A Belgian nuclear plant worker has been shot dead, and his security pass stolen, in a murder which has raised fears that Islamic State (Isis) linked terrorists are trying to build a radioactive 'dirty bomb' – or even a primitive atomic bomb.
The man, who worked as a guard at the Doel nuclear plant, was out walking with his dog on Thursday evening in the city of Charleroi when he was killed, La Derniere Heure newspaper reported on Saturday.
The plant deactivated the dead security guard's pass after security services discovered what had happened. While the motive for his murder was unclear, there are concerns that terrorists have been trying to get hold of radioactive material.
His death comes after an unidentified senior nuclear official in Belgium, who had access to secure areas of a nuclear research facility in the town of Mol, was allegedly put under surveillance by an Islamist cell.
Police found video footage of him entering and leaving his home in the Flanders region when they arrested a 26-year-old man on charges of terrorist activity and murder following the attacks on Paris in November.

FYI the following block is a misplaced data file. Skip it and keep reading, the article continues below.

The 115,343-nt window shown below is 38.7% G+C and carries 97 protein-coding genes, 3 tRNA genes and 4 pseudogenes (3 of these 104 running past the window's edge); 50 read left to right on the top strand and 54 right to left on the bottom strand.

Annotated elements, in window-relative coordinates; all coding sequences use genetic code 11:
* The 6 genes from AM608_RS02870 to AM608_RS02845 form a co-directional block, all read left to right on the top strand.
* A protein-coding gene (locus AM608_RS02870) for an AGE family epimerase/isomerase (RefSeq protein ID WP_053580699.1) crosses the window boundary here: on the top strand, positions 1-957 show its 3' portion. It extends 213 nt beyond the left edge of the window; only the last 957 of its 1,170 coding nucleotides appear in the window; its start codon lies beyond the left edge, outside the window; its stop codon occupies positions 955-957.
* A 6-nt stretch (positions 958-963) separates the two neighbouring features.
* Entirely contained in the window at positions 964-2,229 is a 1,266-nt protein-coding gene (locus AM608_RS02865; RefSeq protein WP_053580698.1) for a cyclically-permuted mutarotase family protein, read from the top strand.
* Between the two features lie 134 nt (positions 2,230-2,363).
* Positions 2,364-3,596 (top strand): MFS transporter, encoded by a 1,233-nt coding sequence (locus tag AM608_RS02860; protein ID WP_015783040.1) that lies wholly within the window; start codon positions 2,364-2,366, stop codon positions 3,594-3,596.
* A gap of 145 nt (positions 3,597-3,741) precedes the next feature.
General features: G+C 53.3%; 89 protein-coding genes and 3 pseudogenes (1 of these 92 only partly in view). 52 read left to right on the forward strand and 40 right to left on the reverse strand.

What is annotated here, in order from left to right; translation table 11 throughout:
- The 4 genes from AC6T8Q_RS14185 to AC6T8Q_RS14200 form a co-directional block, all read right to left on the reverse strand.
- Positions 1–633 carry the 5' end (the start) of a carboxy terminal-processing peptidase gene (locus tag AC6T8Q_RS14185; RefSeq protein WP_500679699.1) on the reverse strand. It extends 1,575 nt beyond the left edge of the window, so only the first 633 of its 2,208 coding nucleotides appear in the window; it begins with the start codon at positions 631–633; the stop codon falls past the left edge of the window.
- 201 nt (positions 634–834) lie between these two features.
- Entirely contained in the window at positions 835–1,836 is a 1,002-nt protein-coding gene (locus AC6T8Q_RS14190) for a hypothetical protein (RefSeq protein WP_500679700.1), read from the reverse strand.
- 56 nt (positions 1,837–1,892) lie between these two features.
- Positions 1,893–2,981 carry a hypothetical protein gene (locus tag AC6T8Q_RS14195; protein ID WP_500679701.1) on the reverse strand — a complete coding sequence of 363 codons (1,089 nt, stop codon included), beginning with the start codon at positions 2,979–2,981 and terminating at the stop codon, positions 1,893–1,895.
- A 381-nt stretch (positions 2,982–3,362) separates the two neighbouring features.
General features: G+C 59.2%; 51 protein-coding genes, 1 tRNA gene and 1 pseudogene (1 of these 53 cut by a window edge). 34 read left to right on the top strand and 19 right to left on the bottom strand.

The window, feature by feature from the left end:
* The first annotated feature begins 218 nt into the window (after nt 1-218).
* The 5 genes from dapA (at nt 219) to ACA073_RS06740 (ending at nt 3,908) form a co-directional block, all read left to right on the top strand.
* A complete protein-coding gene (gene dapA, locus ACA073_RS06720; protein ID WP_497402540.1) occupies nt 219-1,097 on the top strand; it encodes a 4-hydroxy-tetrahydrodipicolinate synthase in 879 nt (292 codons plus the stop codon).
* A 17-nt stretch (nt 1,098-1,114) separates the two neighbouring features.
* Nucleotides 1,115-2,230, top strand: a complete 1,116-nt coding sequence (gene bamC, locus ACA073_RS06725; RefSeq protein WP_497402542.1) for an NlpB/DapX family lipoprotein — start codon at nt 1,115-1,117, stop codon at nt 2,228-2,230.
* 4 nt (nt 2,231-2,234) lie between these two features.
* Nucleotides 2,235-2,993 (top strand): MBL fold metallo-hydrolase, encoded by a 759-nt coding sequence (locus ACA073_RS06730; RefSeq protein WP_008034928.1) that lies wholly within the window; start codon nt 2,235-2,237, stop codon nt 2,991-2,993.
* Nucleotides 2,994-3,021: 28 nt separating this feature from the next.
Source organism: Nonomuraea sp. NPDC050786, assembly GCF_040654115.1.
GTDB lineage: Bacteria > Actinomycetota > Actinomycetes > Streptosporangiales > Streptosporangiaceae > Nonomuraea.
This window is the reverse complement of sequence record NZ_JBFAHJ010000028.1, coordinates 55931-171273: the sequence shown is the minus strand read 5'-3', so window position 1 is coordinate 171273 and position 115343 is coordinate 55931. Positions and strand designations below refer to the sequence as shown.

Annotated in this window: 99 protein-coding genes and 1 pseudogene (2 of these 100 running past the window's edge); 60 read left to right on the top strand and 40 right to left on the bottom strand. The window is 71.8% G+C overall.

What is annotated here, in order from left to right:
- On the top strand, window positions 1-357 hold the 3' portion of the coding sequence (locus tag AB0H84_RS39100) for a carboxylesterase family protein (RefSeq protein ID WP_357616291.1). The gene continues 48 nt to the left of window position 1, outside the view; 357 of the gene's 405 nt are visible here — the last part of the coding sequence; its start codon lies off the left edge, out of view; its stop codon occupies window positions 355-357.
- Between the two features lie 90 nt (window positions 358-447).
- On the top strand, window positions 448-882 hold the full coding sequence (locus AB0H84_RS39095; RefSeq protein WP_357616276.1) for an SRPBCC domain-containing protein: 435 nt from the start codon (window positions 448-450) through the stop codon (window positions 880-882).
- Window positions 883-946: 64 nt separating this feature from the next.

Speaking this week, an official at Belgium's Federal Agency for Nuclear Control told The Times: "When you start filming someone in the way they did, the logical conclusion is that they wanted to abduct that person and to obtain radioactive material."
Security passes of 11 staff at the Tihange nuclear power station were also recently withdrawn as a result of vetting by a committee of intelligence and security experts.
According to unconfirmed reports, two of the suicide bombers involved in the murders of at least 31 people in Brussels on Tuesday – brothers Khalid and Ibrahim El Bakraoui – were planning to attack a nuclear site in the country. The Doel plant is said to have increased its security measures as a result.
However on Thursday, Yukiya Amano told the AFP news agency that dirty bombs could drive "any big city in the world into panic", warning that the "psychological, economic and political implications would be enormous".
And he added it was "not impossible" that extremists might be able to make a "primitive" nuclear bomb capable of a fission explosion.
"It is an old technology and nowadays terrorists have the means, the knowledge and the information," he said.